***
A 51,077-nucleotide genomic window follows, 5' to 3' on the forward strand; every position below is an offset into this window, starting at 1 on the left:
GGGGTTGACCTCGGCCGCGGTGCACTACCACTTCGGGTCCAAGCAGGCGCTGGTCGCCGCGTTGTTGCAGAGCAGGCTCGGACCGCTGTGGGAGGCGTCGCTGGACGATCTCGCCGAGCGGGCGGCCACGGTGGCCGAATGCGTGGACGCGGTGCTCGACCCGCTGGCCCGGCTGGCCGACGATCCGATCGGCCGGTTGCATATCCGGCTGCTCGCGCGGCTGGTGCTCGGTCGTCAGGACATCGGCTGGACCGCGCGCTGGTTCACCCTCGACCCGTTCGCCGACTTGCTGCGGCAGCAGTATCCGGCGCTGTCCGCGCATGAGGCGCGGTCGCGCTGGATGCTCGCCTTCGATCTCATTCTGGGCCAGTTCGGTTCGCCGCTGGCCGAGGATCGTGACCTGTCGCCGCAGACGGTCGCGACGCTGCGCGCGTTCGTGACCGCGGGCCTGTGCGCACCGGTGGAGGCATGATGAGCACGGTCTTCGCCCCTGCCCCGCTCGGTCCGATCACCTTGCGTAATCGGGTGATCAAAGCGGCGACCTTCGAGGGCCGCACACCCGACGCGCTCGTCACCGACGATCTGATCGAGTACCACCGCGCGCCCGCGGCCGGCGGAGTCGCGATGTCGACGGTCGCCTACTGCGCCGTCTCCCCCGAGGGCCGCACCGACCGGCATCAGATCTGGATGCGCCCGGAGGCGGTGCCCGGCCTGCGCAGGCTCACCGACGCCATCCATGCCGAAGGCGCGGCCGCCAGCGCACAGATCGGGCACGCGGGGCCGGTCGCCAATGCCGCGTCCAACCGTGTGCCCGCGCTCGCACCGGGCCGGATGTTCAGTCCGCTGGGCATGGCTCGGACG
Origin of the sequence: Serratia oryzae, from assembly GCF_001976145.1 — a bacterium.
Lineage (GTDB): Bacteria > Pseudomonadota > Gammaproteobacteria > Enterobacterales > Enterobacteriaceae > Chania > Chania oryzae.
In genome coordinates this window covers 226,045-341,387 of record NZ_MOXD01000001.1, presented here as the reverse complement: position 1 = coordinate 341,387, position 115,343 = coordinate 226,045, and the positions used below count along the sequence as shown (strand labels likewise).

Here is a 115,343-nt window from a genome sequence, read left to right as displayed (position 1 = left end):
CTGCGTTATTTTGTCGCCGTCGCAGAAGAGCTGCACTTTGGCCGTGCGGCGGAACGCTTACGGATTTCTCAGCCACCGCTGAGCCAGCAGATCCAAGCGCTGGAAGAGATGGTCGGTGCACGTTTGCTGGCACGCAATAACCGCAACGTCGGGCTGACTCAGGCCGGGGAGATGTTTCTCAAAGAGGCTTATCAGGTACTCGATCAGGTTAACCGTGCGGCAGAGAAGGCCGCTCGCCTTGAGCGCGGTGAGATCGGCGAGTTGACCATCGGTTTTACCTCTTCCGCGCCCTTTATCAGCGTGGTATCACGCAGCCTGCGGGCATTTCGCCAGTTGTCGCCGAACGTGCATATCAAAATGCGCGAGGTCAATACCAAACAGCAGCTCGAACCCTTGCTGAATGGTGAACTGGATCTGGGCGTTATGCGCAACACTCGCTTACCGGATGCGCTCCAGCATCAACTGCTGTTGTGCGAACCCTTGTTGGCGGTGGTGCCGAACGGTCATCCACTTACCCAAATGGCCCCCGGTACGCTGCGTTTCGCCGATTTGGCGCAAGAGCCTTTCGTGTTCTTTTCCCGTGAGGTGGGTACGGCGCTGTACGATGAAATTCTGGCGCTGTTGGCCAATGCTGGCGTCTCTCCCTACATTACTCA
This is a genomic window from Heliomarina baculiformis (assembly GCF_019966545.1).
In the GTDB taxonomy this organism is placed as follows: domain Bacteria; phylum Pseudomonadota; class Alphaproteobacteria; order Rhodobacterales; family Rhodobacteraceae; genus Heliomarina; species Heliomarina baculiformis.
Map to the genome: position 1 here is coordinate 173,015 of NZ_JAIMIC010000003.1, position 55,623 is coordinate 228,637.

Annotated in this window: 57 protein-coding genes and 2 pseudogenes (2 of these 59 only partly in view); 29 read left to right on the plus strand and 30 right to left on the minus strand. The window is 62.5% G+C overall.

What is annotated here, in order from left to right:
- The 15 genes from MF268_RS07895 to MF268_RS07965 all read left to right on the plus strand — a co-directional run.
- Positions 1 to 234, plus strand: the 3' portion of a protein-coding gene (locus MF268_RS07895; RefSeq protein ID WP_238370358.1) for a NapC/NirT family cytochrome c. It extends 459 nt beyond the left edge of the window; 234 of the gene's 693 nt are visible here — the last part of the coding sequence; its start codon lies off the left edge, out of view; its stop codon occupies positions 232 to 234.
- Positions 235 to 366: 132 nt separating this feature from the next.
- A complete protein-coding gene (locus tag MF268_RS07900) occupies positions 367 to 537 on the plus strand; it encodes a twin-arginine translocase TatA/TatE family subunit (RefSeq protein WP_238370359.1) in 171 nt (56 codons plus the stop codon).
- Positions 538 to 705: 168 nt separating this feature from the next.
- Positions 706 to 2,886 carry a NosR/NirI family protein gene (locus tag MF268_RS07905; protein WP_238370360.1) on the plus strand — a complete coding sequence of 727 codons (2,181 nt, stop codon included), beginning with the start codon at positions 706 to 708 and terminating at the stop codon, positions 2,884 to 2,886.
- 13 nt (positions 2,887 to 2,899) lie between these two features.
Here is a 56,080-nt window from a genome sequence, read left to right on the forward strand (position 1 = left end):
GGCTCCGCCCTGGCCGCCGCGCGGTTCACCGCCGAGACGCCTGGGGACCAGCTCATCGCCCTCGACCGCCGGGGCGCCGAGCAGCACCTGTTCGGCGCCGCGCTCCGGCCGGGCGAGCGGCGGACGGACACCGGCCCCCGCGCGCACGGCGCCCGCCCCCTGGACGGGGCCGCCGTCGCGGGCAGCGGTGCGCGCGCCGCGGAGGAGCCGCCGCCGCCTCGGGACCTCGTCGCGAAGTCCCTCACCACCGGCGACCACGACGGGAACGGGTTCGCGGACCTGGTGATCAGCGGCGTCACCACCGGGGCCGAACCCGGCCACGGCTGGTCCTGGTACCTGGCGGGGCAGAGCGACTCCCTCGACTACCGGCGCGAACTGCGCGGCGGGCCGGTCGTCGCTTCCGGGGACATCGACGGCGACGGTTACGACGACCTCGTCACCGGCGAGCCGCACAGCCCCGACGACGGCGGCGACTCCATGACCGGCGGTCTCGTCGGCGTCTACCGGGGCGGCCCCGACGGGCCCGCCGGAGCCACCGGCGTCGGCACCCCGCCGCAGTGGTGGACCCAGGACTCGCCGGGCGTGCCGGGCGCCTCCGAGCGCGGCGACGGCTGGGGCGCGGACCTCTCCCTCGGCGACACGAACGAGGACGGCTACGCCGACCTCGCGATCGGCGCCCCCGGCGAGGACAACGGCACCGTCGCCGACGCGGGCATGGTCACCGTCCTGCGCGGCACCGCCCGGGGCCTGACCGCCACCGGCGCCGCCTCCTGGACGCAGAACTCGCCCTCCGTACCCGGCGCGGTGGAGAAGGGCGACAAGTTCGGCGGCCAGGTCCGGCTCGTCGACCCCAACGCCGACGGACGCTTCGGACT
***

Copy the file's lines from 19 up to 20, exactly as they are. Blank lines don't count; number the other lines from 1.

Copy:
- 13 nt (positions 2,887 to 2,899) lie between these two features.
Here is a 56,080-nt window from a genome sequence, read left to right on the forward strand (position 1 = left end):